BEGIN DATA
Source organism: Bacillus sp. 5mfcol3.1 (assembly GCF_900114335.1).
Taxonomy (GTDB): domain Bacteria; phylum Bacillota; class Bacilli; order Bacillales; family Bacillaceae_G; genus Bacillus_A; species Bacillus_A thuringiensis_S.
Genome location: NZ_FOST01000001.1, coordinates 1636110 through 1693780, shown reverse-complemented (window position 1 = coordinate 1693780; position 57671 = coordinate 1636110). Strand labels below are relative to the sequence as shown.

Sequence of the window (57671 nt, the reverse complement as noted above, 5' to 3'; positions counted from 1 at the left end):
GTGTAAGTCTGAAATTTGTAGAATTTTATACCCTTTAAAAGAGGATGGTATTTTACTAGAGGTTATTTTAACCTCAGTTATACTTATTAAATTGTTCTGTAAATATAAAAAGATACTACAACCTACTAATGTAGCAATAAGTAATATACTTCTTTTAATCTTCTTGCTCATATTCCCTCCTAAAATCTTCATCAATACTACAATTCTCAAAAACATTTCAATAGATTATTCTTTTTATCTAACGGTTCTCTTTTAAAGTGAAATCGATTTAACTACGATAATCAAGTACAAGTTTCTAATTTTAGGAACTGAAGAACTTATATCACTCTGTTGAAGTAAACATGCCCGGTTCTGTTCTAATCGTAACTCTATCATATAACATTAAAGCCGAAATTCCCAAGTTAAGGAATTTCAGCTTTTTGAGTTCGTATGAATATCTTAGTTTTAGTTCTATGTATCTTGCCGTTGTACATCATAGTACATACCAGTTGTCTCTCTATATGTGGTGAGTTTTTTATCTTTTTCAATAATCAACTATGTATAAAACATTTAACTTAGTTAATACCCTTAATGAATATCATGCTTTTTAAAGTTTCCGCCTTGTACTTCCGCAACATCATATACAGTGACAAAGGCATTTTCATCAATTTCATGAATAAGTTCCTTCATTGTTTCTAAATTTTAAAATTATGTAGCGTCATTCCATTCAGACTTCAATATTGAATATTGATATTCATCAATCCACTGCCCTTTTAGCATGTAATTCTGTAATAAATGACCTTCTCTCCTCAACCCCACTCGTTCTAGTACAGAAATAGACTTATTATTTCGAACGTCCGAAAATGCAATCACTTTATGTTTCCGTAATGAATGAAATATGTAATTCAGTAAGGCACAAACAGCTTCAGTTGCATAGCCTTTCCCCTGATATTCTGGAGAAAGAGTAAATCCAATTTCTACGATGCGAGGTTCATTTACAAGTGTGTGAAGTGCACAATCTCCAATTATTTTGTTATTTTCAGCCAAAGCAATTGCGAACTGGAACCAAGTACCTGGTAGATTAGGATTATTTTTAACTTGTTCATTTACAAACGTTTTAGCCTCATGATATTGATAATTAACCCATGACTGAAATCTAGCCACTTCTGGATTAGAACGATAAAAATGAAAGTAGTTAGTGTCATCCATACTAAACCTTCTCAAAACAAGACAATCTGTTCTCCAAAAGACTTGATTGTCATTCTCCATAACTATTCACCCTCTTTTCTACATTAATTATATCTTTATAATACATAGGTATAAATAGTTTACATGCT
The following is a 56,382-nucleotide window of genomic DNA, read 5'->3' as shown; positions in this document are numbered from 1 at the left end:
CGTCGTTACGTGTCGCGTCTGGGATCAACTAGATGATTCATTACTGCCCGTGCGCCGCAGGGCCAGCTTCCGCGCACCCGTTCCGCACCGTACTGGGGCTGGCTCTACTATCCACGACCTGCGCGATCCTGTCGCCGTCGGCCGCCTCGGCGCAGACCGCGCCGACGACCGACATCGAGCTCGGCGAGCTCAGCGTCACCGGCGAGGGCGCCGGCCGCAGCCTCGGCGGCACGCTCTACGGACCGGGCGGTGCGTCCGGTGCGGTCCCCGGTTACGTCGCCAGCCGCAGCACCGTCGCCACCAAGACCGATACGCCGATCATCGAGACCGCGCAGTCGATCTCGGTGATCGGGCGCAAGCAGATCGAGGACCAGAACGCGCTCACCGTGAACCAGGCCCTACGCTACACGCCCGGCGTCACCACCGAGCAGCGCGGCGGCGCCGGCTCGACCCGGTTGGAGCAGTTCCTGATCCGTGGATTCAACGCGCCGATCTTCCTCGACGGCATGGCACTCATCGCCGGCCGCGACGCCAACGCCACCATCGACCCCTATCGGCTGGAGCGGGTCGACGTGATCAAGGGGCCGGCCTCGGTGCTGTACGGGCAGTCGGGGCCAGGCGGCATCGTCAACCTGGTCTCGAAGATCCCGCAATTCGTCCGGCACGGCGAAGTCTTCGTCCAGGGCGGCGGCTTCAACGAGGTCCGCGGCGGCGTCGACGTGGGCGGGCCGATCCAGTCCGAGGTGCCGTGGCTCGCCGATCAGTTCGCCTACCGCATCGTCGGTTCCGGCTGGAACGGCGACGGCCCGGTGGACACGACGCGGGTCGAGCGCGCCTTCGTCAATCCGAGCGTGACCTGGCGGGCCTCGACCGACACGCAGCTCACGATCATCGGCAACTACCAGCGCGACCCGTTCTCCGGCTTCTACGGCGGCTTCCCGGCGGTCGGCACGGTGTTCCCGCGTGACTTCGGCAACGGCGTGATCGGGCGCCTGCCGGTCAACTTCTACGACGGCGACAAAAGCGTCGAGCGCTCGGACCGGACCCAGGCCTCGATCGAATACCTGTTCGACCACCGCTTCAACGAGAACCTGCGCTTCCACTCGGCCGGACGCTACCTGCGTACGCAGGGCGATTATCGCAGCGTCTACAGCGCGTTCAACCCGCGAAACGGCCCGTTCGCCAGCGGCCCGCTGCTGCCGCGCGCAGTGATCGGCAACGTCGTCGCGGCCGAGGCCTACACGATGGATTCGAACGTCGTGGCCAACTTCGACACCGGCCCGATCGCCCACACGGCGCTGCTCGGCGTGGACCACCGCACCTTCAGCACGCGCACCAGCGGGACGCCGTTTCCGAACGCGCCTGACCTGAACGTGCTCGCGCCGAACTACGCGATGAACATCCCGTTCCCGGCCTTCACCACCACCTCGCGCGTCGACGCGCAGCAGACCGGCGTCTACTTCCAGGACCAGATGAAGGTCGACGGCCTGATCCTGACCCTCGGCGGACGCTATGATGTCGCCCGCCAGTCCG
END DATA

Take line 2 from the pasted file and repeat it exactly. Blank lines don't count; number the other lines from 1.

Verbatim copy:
Taxonomy (GTDB): domain Bacteria; phylum Bacillota; class Bacilli; order Bacillales; family Bacillaceae_G; genus Bacillus_A; species Bacillus_A thuringiensis_S.